How to connect with your small group between meetings

How to connect with your small group between meetings

Even before the COVID-19 pandemic forced most of the population into isolation, the time spent between small group meetings has been a challenge. Though an important part of Christian growth and discipleship, most small groups only meet once per week, leaving a week in between meetings.

If the group is meant for people to encourage each other, hold each other accountable, and help each other grow in their walk with Christ, it’s not something that should be done only once per week. You’re losing out on a whole lot of opportunities to encourage each other, lift each other, pray for each other, and more. The pandemic has only increased the challenge of connecting between meetings, because to this day, many small groups are still not able to meet in person, but it has also made that connection even more important. So how can you connect well during these times? During the most recent episode of Indigitous PULSE, we got some best practices to help.  

1. Use messaging apps

“Your messaging apps, like WhatsApp or GroupMe can be a great easy way to do that,” says Patrick Martin, a team leader with Cru. Using these apps, you can share prayer requests, photos of your life, and have informal conversations between meetings.

2. Do fun things together

A good social connection is an integral part of a small group. It shouldn’t be about Bible study 100% of the time. The group needs fun time to bond together. During the pandemic, you might not be able to get together for a game night at your house, but there are ways to do this digitally. “You might use a tool like Houseparty, where it’s an option to play together, where you can do games with one another,” Patrick says. He suggests even watching a video or movie together with something like a Facebook Watch Party or Netflix Party.

3. Call them

“Nothing beats the good old phone call,” Patrick says. Though younger generations are more used to texting and using social media to communicate, phone calls are more intimate and allow for greater conversation. You can still use your phone as a phone and when you’re isolated and want to connect, there are few tools as useful.

4. Engage on social media

Jonah Jala, a missionary in the Indigitous Manila community, encourages engaging on social media throughout the week. Jonah makes sure she watches the Instagram Stories of those in her small group and takes the time to like and comment on them. Be sure to ask questions, because questions invite people into greater discussions. If you wait until next time you meet in the group, “they won’t recall what they posted on their IG stories,” she says, so it’s best to ask at the time that they’re posted.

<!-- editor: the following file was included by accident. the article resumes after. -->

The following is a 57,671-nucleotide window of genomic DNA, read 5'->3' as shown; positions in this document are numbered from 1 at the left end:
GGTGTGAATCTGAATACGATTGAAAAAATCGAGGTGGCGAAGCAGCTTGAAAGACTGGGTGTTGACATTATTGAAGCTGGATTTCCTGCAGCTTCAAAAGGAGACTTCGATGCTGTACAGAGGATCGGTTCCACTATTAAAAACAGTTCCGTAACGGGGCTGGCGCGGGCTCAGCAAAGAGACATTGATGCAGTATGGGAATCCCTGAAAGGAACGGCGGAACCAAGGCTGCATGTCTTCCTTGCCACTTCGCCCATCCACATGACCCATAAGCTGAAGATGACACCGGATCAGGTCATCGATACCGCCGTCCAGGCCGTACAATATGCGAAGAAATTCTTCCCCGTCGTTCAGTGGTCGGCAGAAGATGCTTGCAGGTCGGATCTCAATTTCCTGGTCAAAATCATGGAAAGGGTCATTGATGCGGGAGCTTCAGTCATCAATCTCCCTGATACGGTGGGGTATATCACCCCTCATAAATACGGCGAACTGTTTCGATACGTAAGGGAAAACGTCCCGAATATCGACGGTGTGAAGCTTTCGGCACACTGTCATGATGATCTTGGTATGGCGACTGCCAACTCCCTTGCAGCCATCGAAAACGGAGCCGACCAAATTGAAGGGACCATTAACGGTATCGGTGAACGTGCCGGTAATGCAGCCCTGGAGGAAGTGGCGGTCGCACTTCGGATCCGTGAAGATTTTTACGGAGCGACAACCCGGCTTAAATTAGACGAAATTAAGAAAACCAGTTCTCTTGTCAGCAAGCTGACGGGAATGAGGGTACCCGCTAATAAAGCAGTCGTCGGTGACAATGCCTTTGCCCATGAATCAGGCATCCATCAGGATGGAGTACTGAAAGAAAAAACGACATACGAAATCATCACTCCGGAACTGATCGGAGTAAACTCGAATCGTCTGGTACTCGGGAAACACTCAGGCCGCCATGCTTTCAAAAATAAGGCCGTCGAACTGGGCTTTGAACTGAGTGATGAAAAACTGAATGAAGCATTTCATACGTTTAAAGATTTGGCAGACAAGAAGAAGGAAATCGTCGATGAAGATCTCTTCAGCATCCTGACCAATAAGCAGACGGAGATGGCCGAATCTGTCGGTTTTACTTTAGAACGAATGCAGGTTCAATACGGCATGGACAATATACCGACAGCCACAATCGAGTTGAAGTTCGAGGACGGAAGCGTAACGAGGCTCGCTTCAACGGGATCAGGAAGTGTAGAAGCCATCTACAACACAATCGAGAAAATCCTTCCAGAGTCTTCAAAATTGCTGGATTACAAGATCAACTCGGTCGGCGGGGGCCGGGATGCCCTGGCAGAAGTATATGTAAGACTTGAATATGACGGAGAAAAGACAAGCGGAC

5. Be intentional about personal time

Jonah recommends setting aside an extra hour during the week to catch up with someone, to see what they’ve been learning, what’s going on in their lives, and how you can pray for them. “Just do small talk during that hour. Nothing deeper,” Jonah says.

6. Affirm people

It’s important to affirm people who have done something well, overcome an obstacle, shown growth, or dealt with a major challenge, suggests Cheryl Boyd, Senior Digital Strategist with Cru. This comes easier when you’re face to face, but can be done if you’re intentional even while isolated.

7. Make relational deposits

One of the most important things is to be intentional in your communication. “When you’re at a distance, those relational connections take more intentionality than when you were able to see somebody or shake their hand or give them a hug,” Cheryl says. Look for ways to make relational deposits, to make it clear that you’re thinking about someone and are there for them.

8. Share "thought candy"

Jonah recommends sharing what she calls “thought candy,” something found on the Internet that reminds you of someone, applies to their situation, or is just something they would enjoy. “Tag them in something that led you to think about them,” she suggests. That can serve as a good reminder of something you have discussed or just show that they’re in your thoughts, which can be an encouragement in and of itself.

Previous articles have covered how to improve small group meetings during isolation and how to find a small group during isolation. For more tips, best practices, and inspiration about digital missions, be sure to join our email list.


Write the vision; make it plain on tablets, so he may run who reads it. (Habakkuk 2:2)

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